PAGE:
Or Hippie Era was marked by Rock ‘N’ Roll music, outrageous clothing, sexuality, and illegal drugs.
When the Moon is in the Seventh House, and Jupiter aligns with Mars Then peace shall guide the planets, and love will steer the stars This is the dawning of the Age of Aquarius .... from: Aquarius / Let The Sunshine In ; by Rado/Ragni/MacDermot;EMI Music.
Language of the Counterculture Different slang word from the Counterculture movement included; Flower Power. Make love, not war. Peace. Love. Cool. Hip. Hippie. Hippie girl. Groovy. Groove on that. Live for today. Mellow out. Mellow down. Mellow yellow. Electrical banana. Far out. Out of sight. Can you dig it? You dig it? Dig it? Dig? Dig. Dig it. I dig it. I can dig it. Like, wow. Like...like, hey man, wow. Safe as mother's milk. Hell no, we won't go. Are you straight? Are you bent? Are you a narc? Twisted. Alice. Acid. Acid Head. Acid Freak. Bad trip. Bum trip. Grass. Pot. Pot Head. Mary Jane. Shrooms. Morning Glorys. Uppers. Downers. Reds. Whites. Yellows. Crosses. Hard stuff. Speed. Speed Freak. Flying. Trip. Trippy. Tripping. Trip out. Tripping out. Freak. Freaky. Freaking. Freak out. Freaking out. High. Up. Spacey. Space out. Spaced out. Spacing. Spacing out. Strung out. Down. Downer. Coming down. Cold Turkey. Crash. Crashing. Crashing and burning. Biting the big one. The ultimate bad trip. Dying. Good friends gone forever. Total bummer.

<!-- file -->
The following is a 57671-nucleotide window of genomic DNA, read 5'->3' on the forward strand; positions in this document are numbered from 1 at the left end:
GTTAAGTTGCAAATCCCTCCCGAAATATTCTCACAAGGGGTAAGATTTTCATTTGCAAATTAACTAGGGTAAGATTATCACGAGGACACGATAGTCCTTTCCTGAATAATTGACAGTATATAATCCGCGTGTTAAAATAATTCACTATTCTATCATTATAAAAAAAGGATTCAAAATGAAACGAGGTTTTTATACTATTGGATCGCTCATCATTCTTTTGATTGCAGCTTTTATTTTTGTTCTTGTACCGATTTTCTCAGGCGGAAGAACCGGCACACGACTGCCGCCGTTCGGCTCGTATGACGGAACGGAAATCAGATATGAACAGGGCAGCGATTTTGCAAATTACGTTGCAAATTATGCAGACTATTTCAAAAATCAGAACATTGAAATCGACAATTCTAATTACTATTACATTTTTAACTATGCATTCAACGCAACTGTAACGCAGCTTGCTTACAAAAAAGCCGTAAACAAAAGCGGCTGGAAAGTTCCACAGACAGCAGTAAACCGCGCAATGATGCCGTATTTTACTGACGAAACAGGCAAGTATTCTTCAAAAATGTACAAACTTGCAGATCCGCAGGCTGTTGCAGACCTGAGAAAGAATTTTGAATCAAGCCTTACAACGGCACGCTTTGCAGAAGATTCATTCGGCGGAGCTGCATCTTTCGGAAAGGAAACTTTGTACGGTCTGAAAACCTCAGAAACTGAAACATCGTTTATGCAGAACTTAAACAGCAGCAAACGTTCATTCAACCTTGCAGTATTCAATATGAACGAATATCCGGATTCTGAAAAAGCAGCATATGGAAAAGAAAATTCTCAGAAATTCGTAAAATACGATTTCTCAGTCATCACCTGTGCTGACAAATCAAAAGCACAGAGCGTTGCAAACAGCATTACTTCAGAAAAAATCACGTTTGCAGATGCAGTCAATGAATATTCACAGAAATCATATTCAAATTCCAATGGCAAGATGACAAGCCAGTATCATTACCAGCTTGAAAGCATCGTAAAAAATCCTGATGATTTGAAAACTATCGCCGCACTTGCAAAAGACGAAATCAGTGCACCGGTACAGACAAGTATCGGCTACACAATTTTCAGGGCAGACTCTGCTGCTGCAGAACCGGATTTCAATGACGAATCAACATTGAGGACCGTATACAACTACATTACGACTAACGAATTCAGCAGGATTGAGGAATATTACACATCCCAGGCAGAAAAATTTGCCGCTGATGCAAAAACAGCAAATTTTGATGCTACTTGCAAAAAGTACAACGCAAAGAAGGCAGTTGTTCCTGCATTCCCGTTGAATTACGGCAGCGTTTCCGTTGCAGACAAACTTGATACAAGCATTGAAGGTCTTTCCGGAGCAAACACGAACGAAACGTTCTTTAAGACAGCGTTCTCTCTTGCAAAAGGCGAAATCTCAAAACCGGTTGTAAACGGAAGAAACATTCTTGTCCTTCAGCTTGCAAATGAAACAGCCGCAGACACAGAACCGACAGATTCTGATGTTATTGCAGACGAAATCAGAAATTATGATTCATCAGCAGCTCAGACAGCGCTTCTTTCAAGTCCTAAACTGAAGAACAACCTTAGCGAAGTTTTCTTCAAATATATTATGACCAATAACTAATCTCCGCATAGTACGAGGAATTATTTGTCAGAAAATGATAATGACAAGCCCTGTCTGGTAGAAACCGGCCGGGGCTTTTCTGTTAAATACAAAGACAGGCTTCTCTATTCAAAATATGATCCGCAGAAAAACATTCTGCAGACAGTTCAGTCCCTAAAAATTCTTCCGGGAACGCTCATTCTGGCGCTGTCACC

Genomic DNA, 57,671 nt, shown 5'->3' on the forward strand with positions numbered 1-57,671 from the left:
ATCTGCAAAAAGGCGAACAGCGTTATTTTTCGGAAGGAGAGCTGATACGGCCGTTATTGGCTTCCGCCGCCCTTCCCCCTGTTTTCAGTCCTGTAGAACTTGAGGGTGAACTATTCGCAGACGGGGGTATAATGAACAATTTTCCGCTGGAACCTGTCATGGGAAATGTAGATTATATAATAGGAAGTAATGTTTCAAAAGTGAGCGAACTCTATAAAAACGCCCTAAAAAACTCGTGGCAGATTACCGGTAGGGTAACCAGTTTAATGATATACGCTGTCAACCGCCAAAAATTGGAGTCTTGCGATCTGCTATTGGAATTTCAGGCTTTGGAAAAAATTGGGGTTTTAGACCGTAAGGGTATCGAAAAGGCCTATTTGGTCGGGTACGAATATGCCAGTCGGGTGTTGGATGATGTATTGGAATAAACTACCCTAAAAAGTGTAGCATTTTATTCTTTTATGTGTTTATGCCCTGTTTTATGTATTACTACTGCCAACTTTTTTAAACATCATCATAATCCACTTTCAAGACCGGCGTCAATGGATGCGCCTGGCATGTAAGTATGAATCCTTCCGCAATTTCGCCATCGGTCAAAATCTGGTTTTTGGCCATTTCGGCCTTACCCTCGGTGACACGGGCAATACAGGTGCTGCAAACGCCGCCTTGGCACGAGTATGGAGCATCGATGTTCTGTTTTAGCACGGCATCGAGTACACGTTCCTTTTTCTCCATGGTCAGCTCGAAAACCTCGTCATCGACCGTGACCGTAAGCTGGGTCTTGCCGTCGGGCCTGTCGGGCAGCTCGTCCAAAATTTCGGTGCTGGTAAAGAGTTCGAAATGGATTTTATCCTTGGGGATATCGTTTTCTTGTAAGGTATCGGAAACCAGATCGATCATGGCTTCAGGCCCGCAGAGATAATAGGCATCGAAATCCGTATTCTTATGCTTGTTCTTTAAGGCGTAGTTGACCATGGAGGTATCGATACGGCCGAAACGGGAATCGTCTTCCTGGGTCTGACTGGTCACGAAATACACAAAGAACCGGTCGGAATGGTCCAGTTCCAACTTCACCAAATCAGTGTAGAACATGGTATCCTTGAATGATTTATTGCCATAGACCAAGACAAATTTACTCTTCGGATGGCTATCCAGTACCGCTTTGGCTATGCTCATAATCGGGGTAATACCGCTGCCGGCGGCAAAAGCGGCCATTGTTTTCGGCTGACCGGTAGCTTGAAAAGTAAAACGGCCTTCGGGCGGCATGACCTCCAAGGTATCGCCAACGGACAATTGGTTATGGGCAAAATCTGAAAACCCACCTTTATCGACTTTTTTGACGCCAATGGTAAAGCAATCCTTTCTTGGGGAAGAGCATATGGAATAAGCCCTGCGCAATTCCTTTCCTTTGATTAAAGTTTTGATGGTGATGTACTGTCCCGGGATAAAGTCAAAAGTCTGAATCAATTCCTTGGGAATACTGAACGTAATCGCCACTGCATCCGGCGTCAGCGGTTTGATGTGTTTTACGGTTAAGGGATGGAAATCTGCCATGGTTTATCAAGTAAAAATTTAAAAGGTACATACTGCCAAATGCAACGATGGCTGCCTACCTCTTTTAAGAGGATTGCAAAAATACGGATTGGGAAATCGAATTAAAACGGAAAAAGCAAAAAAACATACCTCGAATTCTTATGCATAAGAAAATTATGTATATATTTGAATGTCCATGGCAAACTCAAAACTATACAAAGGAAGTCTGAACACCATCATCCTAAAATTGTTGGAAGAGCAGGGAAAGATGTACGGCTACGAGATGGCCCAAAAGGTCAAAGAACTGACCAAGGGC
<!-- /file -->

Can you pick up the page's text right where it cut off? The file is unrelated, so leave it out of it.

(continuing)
Woodstock Music Festival The legendary Woodstock Festival took place over three days in August 1970- August 15, 16, 17. Among the performers, there were Janis Joplin, Santana, Richie Havens, Sly and the Family Stone, Jefferson Airplane, Sha Na Na and Jimi Hendrix, or as he called his band, Gypsy Sun and Rainbows. Hendrix was scheduled to close the show on Sunday night, but due to delays, Hendrix and band took the stage on Monday morning, to a crowd of only about thirty-thousand: far less than the estimated peak crowd of four hundred- thousand
Woodstock was not just a music concert. “For thousands who couldn’t even hear the music” it was a “profound religious experience.”
Meager resources were shared with everyone.
Many people at Woodstock used illegal drugs
Chicago Democratic Convention Anti-war demonstrators protested throughout the convention, clashing with police all around the convention center, the Chicago International Amphitheater (in the streets, as well in Lincoln Park and Grant Park ). Mayor Richard J. Daley took a particularly hard line against the protesters, refusing permits for rallies and marches, and calling for whatever use of force necessary to subdue the crowds. The Chicago Police were being taunted by the rioting "counterculture" with at first paperballs and marshmallows. They then began to throw glasses of urine and fecal matter. When U.S. Sen.rt Abraham Ribicoff (D-Conn.) delivered a shluck nominating George McGovern for President, he infuriated Daley by saying, "with George McGovern as President of the United States, we wouldn't have Gestapo tactics in the streets of Chicago."
Days of Rage The Days of Rage riots occurred in Chicago over a four day period beginning October 8 , 1969 after 287 members of the militant group, the Weathermen , converged on the city to confront the police in the streets after protesting the trial of the group that was commonly referred to as " the Chicago Seven ."
Kent State Massacre The Kent State shootings , also known as May 4 or the Kent State massacre , occurred at Kent State University in the city of Kent , Ohio , and involved the shooting of students by the Ohio National Guard on Monday, May 4 , 1970 . The altercation killed four students and wounded nine others.